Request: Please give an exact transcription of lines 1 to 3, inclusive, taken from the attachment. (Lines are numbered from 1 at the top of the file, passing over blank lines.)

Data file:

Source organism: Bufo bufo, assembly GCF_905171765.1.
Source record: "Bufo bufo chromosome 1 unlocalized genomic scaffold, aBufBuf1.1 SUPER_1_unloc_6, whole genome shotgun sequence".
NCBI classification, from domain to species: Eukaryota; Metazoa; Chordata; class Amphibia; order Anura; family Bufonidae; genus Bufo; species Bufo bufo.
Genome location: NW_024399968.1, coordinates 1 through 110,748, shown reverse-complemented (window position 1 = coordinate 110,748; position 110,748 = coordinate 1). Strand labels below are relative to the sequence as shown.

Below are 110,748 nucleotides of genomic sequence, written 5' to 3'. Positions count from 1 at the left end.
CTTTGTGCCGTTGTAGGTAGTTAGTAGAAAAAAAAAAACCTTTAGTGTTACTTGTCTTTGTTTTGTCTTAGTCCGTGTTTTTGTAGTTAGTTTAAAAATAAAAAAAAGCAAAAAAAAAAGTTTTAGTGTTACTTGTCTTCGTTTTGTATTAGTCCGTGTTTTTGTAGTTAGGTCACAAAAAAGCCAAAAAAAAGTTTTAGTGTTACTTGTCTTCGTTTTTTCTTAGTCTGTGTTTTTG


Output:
Source organism: Bufo bufo, assembly GCF_905171765.1.
Source record: "Bufo bufo chromosome 1 unlocalized genomic scaffold, aBufBuf1.1 SUPER_1_unloc_6, whole genome shotgun sequence".
NCBI classification, from domain to species: Eukaryota; Metazoa; Chordata; class Amphibia; order Anura; family Bufonidae; genus Bufo; species Bufo bufo.